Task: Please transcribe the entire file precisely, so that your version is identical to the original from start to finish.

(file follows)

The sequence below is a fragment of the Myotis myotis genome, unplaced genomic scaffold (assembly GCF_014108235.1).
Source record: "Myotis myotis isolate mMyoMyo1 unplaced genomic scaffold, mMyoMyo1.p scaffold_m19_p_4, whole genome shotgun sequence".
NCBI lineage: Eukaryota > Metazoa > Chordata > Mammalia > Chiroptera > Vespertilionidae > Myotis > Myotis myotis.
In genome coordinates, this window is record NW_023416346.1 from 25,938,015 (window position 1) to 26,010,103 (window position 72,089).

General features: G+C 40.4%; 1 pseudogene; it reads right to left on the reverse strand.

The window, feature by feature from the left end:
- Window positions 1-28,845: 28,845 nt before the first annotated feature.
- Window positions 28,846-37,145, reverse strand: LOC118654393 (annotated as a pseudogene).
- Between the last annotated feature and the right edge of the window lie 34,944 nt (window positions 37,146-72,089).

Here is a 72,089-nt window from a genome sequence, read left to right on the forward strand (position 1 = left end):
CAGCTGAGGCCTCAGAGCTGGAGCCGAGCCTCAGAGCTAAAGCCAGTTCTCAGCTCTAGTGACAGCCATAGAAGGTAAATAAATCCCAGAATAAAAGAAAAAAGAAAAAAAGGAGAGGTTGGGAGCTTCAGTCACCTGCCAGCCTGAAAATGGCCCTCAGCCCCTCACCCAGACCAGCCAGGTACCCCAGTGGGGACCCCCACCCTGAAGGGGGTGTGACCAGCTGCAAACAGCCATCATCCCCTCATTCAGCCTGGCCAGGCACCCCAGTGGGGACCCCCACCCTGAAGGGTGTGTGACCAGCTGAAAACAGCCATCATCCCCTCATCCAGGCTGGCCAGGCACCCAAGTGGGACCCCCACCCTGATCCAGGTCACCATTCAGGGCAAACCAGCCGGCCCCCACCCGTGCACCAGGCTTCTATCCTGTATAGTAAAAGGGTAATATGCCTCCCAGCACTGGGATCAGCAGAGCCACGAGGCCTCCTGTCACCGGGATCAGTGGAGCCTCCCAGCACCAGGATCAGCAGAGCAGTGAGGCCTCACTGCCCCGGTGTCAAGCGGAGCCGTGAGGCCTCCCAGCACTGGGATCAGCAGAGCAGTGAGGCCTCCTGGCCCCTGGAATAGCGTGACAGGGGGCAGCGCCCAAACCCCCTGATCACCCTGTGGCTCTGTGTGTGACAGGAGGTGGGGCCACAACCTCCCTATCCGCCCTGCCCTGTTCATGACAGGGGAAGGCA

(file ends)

The sequence below is a fragment of the Myotis myotis genome, unplaced genomic scaffold (assembly GCF_014108235.1).
Source record: "Myotis myotis isolate mMyoMyo1 unplaced genomic scaffold, mMyoMyo1.p scaffold_m19_p_4, whole genome shotgun sequence".
NCBI lineage: Eukaryota > Metazoa > Chordata > Mammalia > Chiroptera > Vespertilionidae > Myotis > Myotis myotis.
In genome coordinates, this window is record NW_023416346.1 from 25,938,015 (window position 1) to 26,010,103 (window position 72,089).

General features: G+C 40.4%; 1 pseudogene; it reads right to left on the reverse strand.

The window, feature by feature from the left end:
- Window positions 1-28,845: 28,845 nt before the first annotated feature.
- Window positions 28,846-37,145, reverse strand: LOC118654393 (annotated as a pseudogene).
- Between the last annotated feature and the right edge of the window lie 34,944 nt (window positions 37,146-72,089).

Here is a 72,089-nt window from a genome sequence, read left to right on the forward strand (position 1 = left end):
CAGCTGAGGCCTCAGAGCTGGAGCCGAGCCTCAGAGCTAAAGCCAGTTCTCAGCTCTAGTGACAGCCATAGAAGGTAAATAAATCCCAGAATAAAAGAAAAAAGAAAAAAAGGAGAGGTTGGGAGCTTCAGTCACCTGCCAGCCTGAAAATGGCCCTCAGCCCCTCACCCAGACCAGCCAGGTACCCCAGTGGGGACCCCCACCCTGAAGGGGGTGTGACCAGCTGCAAACAGCCATCATCCCCTCATTCAGCCTGGCCAGGCACCCCAGTGGGGACCCCCACCCTGAAGGGTGTGTGACCAGCTGAAAACAGCCATCATCCCCTCATCCAGGCTGGCCAGGCACCCAAGTGGGACCCCCACCCTGATCCAGGTCACCATTCAGGGCAAACCAGCCGGCCCCCACCCGTGCACCAGGCTTCTATCCTGTATAGTAAAAGGGTAATATGCCTCCCAGCACTGGGATCAGCAGAGCCACGAGGCCTCCTGTCACCGGGATCAGTGGAGCCTCCCAGCACCAGGATCAGCAGAGCAGTGAGGCCTCACTGCCCCGGTGTCAAGCGGAGCCGTGAGGCCTCCCAGCACTGGGATCAGCAGAGCAGTGAGGCCTCCTGGCCCCTGGAATAGCGTGACAGGGGGCAGCGCCCAAACCCCCTGATCACCCTGTGGCTCTGTGTGTGACAGGAGGTGGGGCCACAACCTCCCTATCCGCCCTGCCCTGTTCATGACAGGGGAAGGCA